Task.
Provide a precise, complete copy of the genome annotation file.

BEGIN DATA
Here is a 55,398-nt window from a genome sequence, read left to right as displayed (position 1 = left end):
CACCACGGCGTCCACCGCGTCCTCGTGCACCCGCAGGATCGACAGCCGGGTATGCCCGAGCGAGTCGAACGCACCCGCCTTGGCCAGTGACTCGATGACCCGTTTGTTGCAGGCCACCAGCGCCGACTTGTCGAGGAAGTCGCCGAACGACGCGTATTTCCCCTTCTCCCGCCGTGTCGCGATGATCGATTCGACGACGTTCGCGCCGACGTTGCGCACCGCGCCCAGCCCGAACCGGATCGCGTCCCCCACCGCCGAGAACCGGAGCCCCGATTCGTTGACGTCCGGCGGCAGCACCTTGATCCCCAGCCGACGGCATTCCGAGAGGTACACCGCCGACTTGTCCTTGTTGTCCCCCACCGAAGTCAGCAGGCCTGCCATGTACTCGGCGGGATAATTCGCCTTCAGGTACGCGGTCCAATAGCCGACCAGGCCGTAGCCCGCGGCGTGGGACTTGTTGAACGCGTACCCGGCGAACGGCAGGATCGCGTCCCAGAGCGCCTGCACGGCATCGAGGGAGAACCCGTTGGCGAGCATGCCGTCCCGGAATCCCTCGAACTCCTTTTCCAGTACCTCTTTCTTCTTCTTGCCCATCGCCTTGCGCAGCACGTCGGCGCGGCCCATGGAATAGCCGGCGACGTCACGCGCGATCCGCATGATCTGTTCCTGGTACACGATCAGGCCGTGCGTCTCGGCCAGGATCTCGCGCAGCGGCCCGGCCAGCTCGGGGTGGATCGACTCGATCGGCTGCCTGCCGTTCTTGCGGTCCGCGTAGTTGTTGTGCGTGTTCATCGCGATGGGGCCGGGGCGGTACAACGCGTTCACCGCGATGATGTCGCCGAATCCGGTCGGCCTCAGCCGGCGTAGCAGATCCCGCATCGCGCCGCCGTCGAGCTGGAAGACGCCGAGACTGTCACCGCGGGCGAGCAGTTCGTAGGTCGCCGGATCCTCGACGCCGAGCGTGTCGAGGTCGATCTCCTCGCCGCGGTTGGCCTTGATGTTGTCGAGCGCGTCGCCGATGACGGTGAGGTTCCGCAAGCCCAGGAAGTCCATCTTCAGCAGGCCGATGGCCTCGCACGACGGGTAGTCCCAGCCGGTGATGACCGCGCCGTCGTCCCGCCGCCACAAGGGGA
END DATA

Here is a 55,398-nt window from a genome sequence, read left to right as displayed (position 1 = left end):
CACCACGGCGTCCACCGCGTCCTCGTGCACCCGCAGGATCGACAGCCGGGTATGCCCGAGCGAGTCGAACGCACCCGCCTTGGCCAGTGACTCGATGACCCGTTTGTTGCAGGCCACCAGCGCCGACTTGTCGAGGAAGTCGCCGAACGACGCGTATTTCCCCTTCTCCCGCCGTGTCGCGATGATCGATTCGACGACGTTCGCGCCGACGTTGCGCACCGCGCCCAGCCCGAACCGGATCGCGTCCCCCACCGCCGAGAACCGGAGCCCCGATTCGTTGACGTCCGGCGGCAGCACCTTGATCCCCAGCCGACGGCATTCCGAGAGGTACACCGCCGACTTGTCCTTGTTGTCCCCCACCGAAGTCAGCAGGCCTGCCATGTACTCGGCGGGATAATTCGCCTTCAGGTACGCGGTCCAATAGCCGACCAGGCCGTAGCCCGCGGCGTGGGACTTGTTGAACGCGTACCCGGCGAACGGCAGGATCGCGTCCCAGAGCGCCTGCACGGCATCGAGGGAGAACCCGTTGGCGAGCATGCCGTCCCGGAATCCCTCGAACTCCTTTTCCAGTACCTCTTTCTTCTTCTTGCCCATCGCCTTGCGCAGCACGTCGGCGCGGCCCATGGAATAGCCGGCGACGTCACGCGCGATCCGCATGATCTGTTCCTGGTACACGATCAGGCCGTGCGTCTCGGCCAGGATCTCGCGCAGCGGCCCGGCCAGCTCGGGGTGGATCGACTCGATCGGCTGCCTGCCGTTCTTGCGGTCCGCGTAGTTGTTGTGCGTGTTCATCGCGATGGGGCCGGGGCGGTACAACGCGTTCACCGCGATGATGTCGCCGAATCCGGTCGGCCTCAGCCGGCGTAGCAGATCCCGCATCGCGCCGCCGTCGAGCTGGAAGACGCCGAGACTGTCACCGCGGGCGAGCAGTTCGTAGGTCGCCGGATCCTCGACGCCGAGCGTGTCGAGGTCGATCTCCTCGCCGCGGTTGGCCTTGATGTTGTCGAGCGCGTCGCCGATGACGGTGAGGTTCCGCAAGCCCAGGAAGTCCATCTTCAGCAGGCCGATGGCCTCGCACGACGGGTAGTCCCAGCCGGTGATGACCGCGCCGTCGTCCCGCCGCCACAAGGGGA